Big bird, small pond

A weird and wondrous bird was paddling the pond at Indian Riverside Park last Friday, an American White Pelican.

Brown Pelicans are abundant but White Pelicans are seen far less often. They are winter visitors to Florida and in this county usually hang around by Lake Okeechobee. This was the first time I’ve seen one out here by the coast. Maybe the west wind blew him here.

I went after him with my camera. First I had to navigate the White Ibises underfoot.

Also underfoot, a Muscovy duck.

I circled the whole pond, following the pelican, till he came back to near where I first saw him. He and a fisherman were considering each other.

He was dip fishing which is the way White Pelicans get their fish dinner, as opposed to the dramatic dive of the Brown Pelican.

A scoop of scooped up water and fish.

Then the pelican presses its bill against its chest to squeeze out the water, leaving only fish in there, ready for swallowing.

There is something a little swan-like about them, except those beaks… which are 12 to 15 inches long!

The American white pelican rivals the trumpeter swan, with a similar overall length, as the longest bird native to North America. Both very large and plump, it has an overall length of about 50–70 in (130–180 cm), courtesy of the huge beak which measures 11.3–15.2 in (290–390 mm) in males and 10.3–14.2 in (260–360 mm) in females. It has a wingspan of about 95–120 in (240–300 cm). The species also has the second largest average wingspan of any North American bird, after the California condor.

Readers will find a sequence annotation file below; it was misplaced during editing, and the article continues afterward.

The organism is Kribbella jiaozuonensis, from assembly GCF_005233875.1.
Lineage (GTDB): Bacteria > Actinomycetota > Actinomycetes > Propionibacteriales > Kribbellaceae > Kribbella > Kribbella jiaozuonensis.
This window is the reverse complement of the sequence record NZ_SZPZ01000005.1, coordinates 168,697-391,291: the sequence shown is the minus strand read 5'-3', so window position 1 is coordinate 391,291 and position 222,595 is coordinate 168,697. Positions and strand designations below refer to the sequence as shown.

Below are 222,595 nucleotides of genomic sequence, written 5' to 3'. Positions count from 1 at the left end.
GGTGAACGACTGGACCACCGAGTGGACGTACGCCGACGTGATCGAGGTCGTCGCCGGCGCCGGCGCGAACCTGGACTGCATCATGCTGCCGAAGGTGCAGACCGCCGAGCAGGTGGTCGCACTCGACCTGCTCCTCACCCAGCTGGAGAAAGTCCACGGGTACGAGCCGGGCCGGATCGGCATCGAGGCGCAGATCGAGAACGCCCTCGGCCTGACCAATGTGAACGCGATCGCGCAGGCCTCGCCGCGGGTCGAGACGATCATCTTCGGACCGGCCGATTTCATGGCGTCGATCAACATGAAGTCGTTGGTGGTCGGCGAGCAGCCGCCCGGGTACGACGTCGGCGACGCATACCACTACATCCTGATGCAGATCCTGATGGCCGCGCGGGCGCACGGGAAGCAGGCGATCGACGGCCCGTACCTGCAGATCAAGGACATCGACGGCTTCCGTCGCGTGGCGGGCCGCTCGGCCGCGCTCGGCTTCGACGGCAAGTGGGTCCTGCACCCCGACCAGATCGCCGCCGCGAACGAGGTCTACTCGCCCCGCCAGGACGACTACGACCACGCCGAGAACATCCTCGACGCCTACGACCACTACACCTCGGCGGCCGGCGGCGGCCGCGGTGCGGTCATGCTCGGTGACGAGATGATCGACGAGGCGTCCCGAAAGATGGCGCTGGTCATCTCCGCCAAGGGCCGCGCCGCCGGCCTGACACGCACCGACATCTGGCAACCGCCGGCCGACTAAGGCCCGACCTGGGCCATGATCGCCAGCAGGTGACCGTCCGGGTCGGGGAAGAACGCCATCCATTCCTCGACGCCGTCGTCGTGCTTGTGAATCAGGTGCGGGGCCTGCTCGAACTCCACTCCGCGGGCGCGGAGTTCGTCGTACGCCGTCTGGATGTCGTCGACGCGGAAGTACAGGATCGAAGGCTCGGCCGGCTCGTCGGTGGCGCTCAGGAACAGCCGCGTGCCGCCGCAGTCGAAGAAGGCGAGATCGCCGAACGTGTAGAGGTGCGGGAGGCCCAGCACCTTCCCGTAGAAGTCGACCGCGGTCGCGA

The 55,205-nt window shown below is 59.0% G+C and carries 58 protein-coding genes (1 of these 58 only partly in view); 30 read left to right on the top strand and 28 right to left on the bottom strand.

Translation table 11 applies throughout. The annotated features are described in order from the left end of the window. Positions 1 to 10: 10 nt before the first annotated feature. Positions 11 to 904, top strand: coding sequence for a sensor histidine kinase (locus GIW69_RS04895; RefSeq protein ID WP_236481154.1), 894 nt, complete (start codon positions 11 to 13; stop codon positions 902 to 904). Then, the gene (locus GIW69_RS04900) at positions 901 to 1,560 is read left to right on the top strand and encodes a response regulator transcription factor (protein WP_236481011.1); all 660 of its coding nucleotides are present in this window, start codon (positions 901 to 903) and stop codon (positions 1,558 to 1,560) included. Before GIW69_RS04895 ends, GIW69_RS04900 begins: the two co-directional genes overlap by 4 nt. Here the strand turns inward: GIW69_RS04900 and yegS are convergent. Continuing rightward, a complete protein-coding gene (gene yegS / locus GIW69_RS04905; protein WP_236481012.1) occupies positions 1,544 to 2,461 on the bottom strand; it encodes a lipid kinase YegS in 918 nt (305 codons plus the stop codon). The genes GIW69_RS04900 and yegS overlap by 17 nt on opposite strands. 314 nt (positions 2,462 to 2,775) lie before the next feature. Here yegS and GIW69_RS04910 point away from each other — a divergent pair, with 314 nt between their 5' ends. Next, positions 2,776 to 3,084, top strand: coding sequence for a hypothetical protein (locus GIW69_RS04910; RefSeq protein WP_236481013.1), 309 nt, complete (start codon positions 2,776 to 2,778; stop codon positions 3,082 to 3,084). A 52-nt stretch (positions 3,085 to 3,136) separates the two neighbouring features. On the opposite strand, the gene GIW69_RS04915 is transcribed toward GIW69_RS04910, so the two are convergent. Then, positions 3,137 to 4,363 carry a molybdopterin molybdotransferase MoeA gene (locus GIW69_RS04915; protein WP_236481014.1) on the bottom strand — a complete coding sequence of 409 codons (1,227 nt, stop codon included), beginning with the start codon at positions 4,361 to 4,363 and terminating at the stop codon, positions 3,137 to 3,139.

They usually weigh between 11 and 20 pounds. That’s a big bird.

White pelicans

New bird for the blog: American White Pelican!

We found a small group of them at the Port Mayaca lock and dam between Lake Okeechobee and the St. Lucie Canal, in Martin County. It is a consistent winter location for these unusual birds.

American White Pelicans breed mainly on isolated islands in freshwater lakes or, in the northern Great Plains, on ephemeral islands in shallow wetlands.

And….

In the winter, they favor coastal bays, inlets, estuaries, and sloughs where they can forage in shallow water and rest on exposed spots like sandbars. 

There were two groups of White Pelicans at the dam last Saturday. This group was resting and preening on a sort of a sandbar.

Note the Snowy Egret on the left, for size. White Pelicans are one of the largest birds in North America, almost one-third bigger than Brown Pelicans.

Another small group of White Pelicans was dip fishing nearby. So different from the way Brown Pelicans dive.

On the water they dip their pouched bills to scoop up fish, or tip-up like an oversized dabbling duck. Sometimes, groups of pelicans work together to herd fish into the shallows for easy feeding.

Strange and lovely birds, wonderful to get a good look at them.

One man’s work to protect White Pelicans from plume hunters in the early 1900s led to the creation of the first U.S. National Wildlife Refuge at Pelican Island in Vero Beach. Read the story at Atlas Obscura: Pelican Island.